Why I Sign

Last month it was Sign Language Awareness Week, as organised by the British Deaf Association. During this particular week I shared tips and images of signs on my personal Facebook page, spreading awareness of my love for sign language and encouraging my contacts to give signing a go if they hadn’t already had the chance.

Because of that, another parent at my children’s school came up to me recently and demonstrated fingerspelling her name with absolute joy on her face! It was such a small gesture but with great meaning. If only more people would have a go at signing, the world would become a much more inclusive place!

I love it when shopkeepers or assistants sign ‘thank you’ to me with a gleeful smile. It’s only one sign, I know, but I very much appreciate any daily use of BSL. It’s a bit like going to France and saying ‘bonjour’ to someone instead of using English. It feels very respectful to use someone’s language, however little of it you know.

The funny thing is though, I don’t remember the exact first time I learned to sign. I was brought up by hearing parents with a deaf sister, and although we all used spoken english, I was exposed to BSL at a young age because of my Dad’s involvement as Chair of our local deaf children’s society. We would often meet up with other families with deaf children and take part in fun events such as Laser Quest or a disco night. Because of that, I think I naturally picked up sign language bit by bit.

When I was 9 years old my family took me to the Isle of Wight on holiday and one evening we dined out at this quaint, old fashioned pub. On the other side of the room we noticed a young boy with his parents using sign language. He was about my age, so naturally I went into ‘show off’ mode. I began signing in a way that I knew would get his attention – waffling about chocolate cake, if you must know – and I recall how shocked and happy his face looked to see me and my sister!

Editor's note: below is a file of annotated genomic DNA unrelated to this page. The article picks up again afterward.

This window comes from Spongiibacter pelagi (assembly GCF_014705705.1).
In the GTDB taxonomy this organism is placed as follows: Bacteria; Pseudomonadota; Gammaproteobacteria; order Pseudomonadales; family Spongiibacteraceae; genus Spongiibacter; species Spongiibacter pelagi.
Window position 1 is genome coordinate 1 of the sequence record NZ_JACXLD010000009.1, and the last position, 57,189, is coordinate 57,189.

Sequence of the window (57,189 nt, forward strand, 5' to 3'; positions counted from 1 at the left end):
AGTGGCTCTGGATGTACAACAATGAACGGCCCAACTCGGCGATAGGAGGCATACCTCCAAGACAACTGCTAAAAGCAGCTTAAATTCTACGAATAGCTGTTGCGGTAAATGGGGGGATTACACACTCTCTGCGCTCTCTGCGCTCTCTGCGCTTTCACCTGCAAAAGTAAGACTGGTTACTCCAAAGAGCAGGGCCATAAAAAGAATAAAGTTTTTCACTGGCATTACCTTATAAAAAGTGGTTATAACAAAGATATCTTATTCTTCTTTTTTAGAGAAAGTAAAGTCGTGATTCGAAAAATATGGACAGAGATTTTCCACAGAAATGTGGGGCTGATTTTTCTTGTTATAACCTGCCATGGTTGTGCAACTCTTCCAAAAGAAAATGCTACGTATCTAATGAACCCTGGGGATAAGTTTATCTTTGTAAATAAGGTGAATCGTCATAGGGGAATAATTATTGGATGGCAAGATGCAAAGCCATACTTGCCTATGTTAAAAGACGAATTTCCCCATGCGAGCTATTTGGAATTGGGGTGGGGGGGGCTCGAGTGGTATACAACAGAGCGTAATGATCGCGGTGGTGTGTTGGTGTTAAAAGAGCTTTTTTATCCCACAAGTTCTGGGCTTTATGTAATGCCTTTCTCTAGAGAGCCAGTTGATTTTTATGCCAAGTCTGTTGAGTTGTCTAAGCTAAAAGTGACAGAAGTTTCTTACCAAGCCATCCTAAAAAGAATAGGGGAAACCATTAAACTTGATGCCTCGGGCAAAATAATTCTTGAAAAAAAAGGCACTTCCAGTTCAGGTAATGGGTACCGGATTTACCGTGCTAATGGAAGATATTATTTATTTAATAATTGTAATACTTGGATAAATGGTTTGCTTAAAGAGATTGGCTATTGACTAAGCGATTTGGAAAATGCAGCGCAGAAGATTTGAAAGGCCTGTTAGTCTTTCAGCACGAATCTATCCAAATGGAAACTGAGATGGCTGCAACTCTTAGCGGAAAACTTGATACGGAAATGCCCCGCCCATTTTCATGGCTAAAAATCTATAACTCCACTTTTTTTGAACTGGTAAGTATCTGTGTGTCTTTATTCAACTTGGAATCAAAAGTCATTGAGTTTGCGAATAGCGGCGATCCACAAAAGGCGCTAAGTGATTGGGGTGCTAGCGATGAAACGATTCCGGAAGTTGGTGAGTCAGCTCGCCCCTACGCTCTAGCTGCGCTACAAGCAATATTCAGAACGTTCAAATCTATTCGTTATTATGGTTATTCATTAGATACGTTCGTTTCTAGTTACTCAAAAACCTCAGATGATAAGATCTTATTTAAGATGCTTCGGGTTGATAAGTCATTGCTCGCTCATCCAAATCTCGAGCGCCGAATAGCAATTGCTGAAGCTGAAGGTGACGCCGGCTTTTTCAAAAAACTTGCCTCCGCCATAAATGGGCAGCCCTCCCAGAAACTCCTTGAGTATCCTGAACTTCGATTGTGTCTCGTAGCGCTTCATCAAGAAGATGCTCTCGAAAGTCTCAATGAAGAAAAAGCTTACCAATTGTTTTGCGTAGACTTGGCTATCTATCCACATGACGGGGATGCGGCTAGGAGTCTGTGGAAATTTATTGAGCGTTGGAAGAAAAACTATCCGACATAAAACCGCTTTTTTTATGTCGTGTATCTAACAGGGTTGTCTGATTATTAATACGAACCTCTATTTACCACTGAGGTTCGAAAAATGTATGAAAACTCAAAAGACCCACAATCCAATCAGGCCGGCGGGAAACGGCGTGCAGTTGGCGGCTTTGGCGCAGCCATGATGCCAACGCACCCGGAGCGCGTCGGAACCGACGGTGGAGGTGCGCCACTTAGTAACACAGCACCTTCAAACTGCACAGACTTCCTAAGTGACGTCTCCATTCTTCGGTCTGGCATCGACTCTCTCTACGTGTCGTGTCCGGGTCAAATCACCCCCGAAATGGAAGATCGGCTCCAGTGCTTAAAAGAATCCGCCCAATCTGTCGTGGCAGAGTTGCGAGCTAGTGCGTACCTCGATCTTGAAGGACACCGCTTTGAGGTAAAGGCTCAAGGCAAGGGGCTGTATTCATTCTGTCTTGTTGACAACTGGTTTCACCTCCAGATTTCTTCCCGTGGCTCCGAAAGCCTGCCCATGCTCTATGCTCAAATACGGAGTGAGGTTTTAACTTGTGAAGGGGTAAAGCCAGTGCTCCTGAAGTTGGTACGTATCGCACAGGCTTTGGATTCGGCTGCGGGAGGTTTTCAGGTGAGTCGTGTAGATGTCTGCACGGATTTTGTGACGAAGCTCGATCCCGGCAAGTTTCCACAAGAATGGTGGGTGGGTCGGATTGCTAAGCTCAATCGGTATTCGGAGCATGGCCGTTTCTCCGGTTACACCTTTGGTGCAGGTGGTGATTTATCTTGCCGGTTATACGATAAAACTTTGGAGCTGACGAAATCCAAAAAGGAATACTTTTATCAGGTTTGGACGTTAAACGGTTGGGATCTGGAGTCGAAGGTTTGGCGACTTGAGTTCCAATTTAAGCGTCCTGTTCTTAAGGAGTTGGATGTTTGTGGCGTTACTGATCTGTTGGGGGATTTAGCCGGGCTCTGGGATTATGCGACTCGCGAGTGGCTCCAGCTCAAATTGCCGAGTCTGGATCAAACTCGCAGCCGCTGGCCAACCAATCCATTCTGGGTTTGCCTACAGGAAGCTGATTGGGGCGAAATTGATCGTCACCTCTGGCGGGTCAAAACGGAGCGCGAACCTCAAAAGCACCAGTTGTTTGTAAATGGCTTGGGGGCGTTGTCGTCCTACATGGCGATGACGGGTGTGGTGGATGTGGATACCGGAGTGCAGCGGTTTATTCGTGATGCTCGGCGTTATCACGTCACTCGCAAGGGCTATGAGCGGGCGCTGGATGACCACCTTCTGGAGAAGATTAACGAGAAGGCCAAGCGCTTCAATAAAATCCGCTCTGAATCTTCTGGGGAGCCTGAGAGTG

This brief encounter meant so much to this boy and to me and my sister too. It was so lovely to connect with him and make friends with someone who we wouldn’t have had the confidence to speak to otherwise. We wouldn’t have known he was deaf either, if it wasn’t for his signing. His parents told mine how delighted their son was to see other children who were deaf – a rare occurrence on the Isle of Wight!

Throughout primary school, my best friend and I would often use BSL as our secret code. We would finger-spell to each other during lengthy assemblies to communicate that it was “B-O-R-I-N-G” and we would sign to each other in class when we were meant to be silent. I was the only deaf child at my primary school so the fact that my best friend and I had our own unique way of swapping messages that nobody else understood was pretty cool.

Around the same time my older sister had joined a sign choir at secondary school. She showed me the lyrics to a song they had been learning – ‘I believe’ – and I watched, mesmerised, as she depicted through sign language how ‘for every drop of rain that falls, a flower grows.’ You can imagine the beautiful imagery, can’t you?

So when I went to the same secondary school with a deaf unit, I was keen to sign songs too. I wasn’t actually allowed to join the sign choir (boo!) but I did perform a signed song along with the rest of the unit for a charity fundraiser.